A wild tale helmed by a charmingly clever kid.

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Lucy Lick-Me-Not and the Greedy Gubbins

A CHRISTMAS STORY

From the The Fantastic Tales of Lucy Lick-Me-Not series , Vol. 2

Child heroine Lucy Lick-Me-Not is back, and this time, she’s taking on the seasons and the lack of a white Christmas.

It’s late December, and Lucy Lick-Me-Not is not happy. It’s too warm to be Christmas! There’s nary a snowflake in sight, her mother refuses to drink eggnog, and her father decides not to light a fire in the fireplace. What’s a kid to do? One day, Lucy Lick-Me-Not hears a voice coming from a tree. She is, of course, wary—she knows some monsters would love to gobble her up—but when she opens up the door to the tree, she finds Jack Frost. He explains that he’s been trapped in the tree by the Greedy Gubbin Queen, who won’t let him start winter. The queen instead wants her Gubbins to live and prosper. Using a lesson she learned in school, Lucy Lick-Me-Not fools the green-loving Gubbins and convinces them to head to Greenland, which, ice-covered as it is, isn’t all that green. This gives Jack Frost the opportunity he needs to chill down December, and a white Christmas is indeed had by all. Carmel (Lucy Lick-Me-Not and the Day Eaters: A Birthday Story, 2014) has done it again. The second installment of the series is just as wildly imaginative and fun as the first. Carmel has her formula—a frothy fantasy with a touch of smarts—down pat. Educational lessons dot the lyrical prose, as in the beginning of the book, when Carmel explains why there are seasons to begin with: i.e., the Earth’s rotation bringing different parts of the Earth closer to the sun and all that. Elsewhere, Carmel explains that spring is for planting, fall is for harvesting, etc. Burkmar’s vivid, colorful illustrations are the cherry on top of a lovely sundae that children and adults alike will reach for time and again.

A wild tale helmed by a charmingly clever kid.

Pub Date: July 2, 2015

ISBN: 978-0-9906248-0-6

Page Count: 40

Publisher: CreateSpace

Review Posted Online: Aug. 31, 2015

Kirkus Reviews Issue: Oct. 1, 2015

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The book is perfect for read-alouds, with occasional, often onomatopoeic Spanish words such as “quiquiriquí,” “tacatac” and...

WAITING FOR THE BIBLIOBURRO

Inspired by Colombian librarian Luis Soriano Bohórquez, Brown’s latest tells of a little girl whose wish comes true when a librarian and two book-laden burros visit her remote village.

Ana loves to read and spends all of her free time either reading alone or to her younger brother. She knows every word of the one book she owns. Although she uses her imagination to create fantastical bedtime tales for her brother, she really wants new books to read. Everything changes when a traveling librarian and his two donkeys, Alfa and Beto, arrive in the village. Besides loaning books to the children until his next visit, the unnamed man also reads them stories and teaches the younger children the alphabet. When Ana suggests that someone write a book about the traveling library, he encourages her to complete this task herself. After she reads her library books, Ana writes her own story for the librarian and gives it to him upon his reappearance—and he makes it part of his biblioburro collection. Parra’s colorful folk-style illustrations of acrylics on board bring Ana’s real and imaginary worlds to life. This is a child-centered complement to Jeanette Winter’s Biblioburro (2010), which focuses on Soriano.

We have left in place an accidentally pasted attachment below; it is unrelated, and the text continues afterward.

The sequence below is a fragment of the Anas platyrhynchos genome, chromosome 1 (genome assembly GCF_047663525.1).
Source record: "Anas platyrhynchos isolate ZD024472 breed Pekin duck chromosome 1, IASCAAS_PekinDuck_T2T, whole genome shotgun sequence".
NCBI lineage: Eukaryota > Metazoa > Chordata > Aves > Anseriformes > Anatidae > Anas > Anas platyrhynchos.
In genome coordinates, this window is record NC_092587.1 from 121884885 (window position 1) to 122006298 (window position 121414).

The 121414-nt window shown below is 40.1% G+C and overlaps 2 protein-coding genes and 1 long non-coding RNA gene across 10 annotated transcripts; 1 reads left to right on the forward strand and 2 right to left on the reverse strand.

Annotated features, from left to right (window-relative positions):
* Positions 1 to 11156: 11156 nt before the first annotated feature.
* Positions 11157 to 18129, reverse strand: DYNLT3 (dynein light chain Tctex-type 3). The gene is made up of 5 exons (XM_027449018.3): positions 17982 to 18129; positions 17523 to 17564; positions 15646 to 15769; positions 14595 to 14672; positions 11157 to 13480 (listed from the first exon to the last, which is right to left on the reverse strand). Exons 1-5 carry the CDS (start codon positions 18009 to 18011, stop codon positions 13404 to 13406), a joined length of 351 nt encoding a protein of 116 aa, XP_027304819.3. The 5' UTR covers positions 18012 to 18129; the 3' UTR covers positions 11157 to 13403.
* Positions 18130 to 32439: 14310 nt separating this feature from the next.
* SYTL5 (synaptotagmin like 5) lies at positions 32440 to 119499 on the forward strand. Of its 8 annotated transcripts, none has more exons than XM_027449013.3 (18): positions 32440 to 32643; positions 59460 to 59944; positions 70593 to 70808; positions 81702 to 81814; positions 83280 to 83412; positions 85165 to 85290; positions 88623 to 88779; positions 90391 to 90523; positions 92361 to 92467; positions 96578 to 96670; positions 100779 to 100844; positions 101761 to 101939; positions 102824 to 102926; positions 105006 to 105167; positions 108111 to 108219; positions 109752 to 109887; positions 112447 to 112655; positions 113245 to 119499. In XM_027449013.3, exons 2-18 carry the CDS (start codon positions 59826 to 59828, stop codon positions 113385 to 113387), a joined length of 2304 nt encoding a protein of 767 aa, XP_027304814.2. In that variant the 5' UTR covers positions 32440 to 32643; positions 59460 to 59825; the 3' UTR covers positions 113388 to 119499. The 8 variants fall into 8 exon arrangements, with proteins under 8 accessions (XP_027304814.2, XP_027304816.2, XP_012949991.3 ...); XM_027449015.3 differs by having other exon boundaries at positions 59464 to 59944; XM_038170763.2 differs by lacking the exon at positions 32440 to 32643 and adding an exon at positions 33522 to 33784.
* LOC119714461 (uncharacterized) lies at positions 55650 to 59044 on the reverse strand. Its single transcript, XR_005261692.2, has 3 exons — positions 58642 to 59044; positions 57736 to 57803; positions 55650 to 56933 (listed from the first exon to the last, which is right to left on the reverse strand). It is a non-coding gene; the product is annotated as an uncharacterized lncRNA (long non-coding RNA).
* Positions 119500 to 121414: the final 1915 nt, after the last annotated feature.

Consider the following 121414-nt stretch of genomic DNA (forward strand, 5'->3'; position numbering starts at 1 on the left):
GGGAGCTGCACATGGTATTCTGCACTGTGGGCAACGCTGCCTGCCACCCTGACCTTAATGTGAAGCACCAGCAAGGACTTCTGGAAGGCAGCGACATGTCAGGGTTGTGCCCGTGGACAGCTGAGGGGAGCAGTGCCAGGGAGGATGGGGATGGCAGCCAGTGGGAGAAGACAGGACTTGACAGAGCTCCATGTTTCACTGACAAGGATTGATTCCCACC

The book is perfect for read-alouds, with occasional, often onomatopoeic Spanish words such as “quiquiriquí,” “tacatac” and “iii-aah” adding to the fun.   (author’s note, glossary of Spanish terms) (Picture book. 4-8)

Pub Date: July 12, 2011

ISBN: 978-1-58246-353-7

Page Count: 32

Publisher: Tricycle

Review Posted Online: June 6, 2011

Kirkus Reviews Issue: June 15, 2011

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With comically realistic black-and-white illustrations by Selznick (The Robot King, 1995, etc.), this is a captivating...

FRINDLE

Nicholas is a bright boy who likes to make trouble at school, creatively. 

When he decides to torment his fifth-grade English teacher, Mrs. Granger (who is just as smart as he is), by getting everyone in the class to replace the word "pen'' with "frindle,'' he unleashes a series of events that rapidly spins out of control. If there's any justice in the world, Clements (Temple Cat, 1995, etc.) may have something of a classic on his hands. By turns amusing and adroit, this first novel is also utterly satisfying. The chess-like sparring between the gifted Nicholas and his crafty teacher is enthralling, while Mrs. Granger is that rarest of the breed: a teacher the children fear and complain about for the school year, and love and respect forever after. 

With comically realistic black-and-white illustrations by Selznick (The Robot King, 1995, etc.), this is a captivating tale—one to press upon children, and one they'll be passing among themselves. (Fiction. 8-12)

Pub Date: Sept. 1, 1996

ISBN: 0-689-80669-8

Page Count: 105

Publisher: Simon & Schuster

Review Posted Online: May 20, 2010

Kirkus Reviews Issue: July 1, 1996

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